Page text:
You need only look around at all the Bertram 31s and 54s in the world’s more remote fishing hot spots to realize that even today, Bertram arguably qualifies as one of the most successful offshore boatbuilders in history. This newest Bertram 54 actually represents the third iteration of this proven hull.
The original Bertram 54 debuted in 1981 and was produced through 1992. Production stopped during a redesign, with the resultant model carrying the day from 1995 through 2005. And yet this latest version of the 54, the 540, still reflects the model’s vaunted reputation as a fishing machine.
Considered by many to be offshore Sherman tanks, the earliest Bertram 54s were indestructible – even though they sported a large windshield in the cabin front. (This was before manufacturers insisted that solid fronts were inherently safer by keeping breaking waves from crashing into the salon). Bertram 54 owners I knew during that era thought they were virtually impervious to the weather. That’s a tough reputation to live up to.
It’s surprising that the 540’s predecessors ran much slower, especially since this newbie weighs almost 10,000 pounds heavier and stretches a foot wider than its forefathers. Perhaps the speed difference stems from the 540’s considerably flatter deadrise at the transom and the addition of prop tunnels. Or perhaps, they just didn’t build super-light and powerful diesel engines like they do today. Whatever the reason, the 540 tops the 40-knot mark at wide-open throttle – the older models hit 28 to 32 knots on their best days running down-sea with a tail wind. We actually topped out at 42 knots with her twin 1,676 hp Caterpillar C32 diesels turning 2,320 rpms. A 31-knot cruise seemed more efficient and certainly qualifies as a respectable speed for a 54-footer. And the 540 reaches her cruising speed a lot faster than the old models thanks in part (I believe) to the underwater exhaust providing an added boost beneath the stern.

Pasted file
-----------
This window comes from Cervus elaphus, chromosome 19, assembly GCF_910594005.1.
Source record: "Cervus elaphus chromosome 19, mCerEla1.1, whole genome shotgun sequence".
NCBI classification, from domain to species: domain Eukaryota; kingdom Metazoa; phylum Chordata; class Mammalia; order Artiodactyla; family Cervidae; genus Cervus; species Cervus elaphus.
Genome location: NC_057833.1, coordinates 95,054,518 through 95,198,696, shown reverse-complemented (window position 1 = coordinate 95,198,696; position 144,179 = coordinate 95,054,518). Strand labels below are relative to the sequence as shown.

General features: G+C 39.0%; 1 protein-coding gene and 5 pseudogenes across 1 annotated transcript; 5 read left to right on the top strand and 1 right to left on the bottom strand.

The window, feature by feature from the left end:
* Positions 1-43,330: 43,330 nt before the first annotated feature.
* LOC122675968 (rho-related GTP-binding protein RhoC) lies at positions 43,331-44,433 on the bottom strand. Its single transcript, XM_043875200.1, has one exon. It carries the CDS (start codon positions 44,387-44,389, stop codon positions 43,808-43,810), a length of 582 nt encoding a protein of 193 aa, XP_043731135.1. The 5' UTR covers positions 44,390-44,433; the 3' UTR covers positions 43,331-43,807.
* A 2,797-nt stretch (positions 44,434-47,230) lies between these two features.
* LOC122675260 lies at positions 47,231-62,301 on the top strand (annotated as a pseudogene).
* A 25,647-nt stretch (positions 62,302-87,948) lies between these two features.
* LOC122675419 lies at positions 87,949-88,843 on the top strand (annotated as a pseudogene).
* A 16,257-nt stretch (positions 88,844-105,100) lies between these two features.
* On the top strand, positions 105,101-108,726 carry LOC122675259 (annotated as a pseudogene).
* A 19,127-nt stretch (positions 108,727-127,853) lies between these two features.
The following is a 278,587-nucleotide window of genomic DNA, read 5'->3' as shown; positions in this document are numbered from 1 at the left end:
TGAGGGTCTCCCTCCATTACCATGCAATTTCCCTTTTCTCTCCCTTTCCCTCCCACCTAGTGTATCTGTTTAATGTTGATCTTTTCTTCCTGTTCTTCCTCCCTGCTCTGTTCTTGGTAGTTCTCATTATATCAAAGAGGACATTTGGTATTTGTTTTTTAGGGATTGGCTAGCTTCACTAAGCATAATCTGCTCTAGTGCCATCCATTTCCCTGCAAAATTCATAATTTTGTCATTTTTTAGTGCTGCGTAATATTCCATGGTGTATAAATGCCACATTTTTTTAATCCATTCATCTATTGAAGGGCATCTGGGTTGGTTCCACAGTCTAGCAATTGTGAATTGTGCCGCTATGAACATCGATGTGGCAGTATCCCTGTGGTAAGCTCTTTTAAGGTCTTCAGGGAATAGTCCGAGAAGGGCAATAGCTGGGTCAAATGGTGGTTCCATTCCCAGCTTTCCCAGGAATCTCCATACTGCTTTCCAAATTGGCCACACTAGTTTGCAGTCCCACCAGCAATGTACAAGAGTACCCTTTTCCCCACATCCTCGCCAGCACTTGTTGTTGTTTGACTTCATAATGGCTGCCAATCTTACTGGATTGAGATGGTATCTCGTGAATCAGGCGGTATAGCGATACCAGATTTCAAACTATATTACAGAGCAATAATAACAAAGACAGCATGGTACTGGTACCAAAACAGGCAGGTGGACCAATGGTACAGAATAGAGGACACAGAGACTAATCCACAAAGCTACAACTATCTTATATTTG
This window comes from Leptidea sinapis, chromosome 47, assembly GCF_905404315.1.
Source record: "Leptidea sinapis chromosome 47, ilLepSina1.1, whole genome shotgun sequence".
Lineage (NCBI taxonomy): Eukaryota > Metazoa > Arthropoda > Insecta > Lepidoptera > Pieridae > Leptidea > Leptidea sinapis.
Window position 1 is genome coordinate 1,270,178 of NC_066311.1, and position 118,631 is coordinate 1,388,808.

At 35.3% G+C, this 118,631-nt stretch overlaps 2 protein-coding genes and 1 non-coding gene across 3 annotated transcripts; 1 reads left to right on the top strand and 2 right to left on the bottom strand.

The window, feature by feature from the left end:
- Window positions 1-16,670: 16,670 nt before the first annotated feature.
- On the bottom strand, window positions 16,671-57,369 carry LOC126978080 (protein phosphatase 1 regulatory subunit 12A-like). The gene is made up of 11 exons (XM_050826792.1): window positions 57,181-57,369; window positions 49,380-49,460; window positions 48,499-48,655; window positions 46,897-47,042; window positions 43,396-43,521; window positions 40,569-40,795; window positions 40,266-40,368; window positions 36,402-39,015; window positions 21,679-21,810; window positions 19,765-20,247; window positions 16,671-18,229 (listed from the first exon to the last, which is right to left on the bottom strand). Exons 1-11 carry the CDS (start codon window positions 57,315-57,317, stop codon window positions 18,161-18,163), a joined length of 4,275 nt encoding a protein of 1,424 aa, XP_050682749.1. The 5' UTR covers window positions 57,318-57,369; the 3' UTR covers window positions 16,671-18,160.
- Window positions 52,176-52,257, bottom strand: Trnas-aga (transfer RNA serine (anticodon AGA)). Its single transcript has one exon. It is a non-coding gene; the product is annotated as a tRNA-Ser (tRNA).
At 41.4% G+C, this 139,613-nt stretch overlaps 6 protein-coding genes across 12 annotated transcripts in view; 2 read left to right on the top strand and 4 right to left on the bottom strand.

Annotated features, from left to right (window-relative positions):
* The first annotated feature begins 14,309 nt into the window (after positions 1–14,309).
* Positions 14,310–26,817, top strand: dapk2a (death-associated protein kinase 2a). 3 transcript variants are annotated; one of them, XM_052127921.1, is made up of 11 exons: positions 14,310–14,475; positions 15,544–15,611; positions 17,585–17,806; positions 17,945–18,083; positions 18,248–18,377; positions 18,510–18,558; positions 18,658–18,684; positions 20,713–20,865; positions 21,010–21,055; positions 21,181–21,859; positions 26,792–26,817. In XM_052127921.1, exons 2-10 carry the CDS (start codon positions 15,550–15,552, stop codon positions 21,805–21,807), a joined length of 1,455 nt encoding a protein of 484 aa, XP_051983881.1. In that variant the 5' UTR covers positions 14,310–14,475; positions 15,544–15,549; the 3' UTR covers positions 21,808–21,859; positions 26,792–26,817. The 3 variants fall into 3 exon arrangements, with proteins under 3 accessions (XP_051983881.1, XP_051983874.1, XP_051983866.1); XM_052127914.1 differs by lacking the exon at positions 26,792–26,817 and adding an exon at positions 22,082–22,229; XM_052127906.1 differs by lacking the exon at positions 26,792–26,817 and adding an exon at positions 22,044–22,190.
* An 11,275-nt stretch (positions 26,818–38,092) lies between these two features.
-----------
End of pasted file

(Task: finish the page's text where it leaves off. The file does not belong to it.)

The 540 backs down at more than 6 knots, and because of the pair of SeaKeeper gyro stabilizers, you’ll love the boat’s roll moment in a beam sea, These units take a few rolls to catch up to the motion, but then the difference is quite dramatic – and the stabilizers work at any speed.
The flybridge bows to tradition with its substantial seating forward of the helm, placing the captain and guest seats near the aft rail. And I enjoyed an unblocked view both fore and aft from the wheel.
However, I would like to see a slight redesign of the flybridge hatch for those who plan on adding a tuna tower. Without enough room to squeeze behind the helm seats to access the portside tower leg, you’re forced to use the starboard ladder. When climbing up or down, the hatch to the cockpit makes for quite an obstacle. Since you can’t move the tower leg, I’d like to see a hatch covering the flybridge ladder for a safer dismount. With that said, I commend Bertram for the number and placement of solid handholds on the bridge and throughout the entire boat.
Having grown up with boats sporting broad windows across the front of the house and having taken them offshore in all sorts of weather, I never did agree with the “safety” argument against big windows up front. Being an “outdoorsman,” I truly like the return of the cabin-front windows, as I much prefer ambient light to LEDs, halogens or whatever.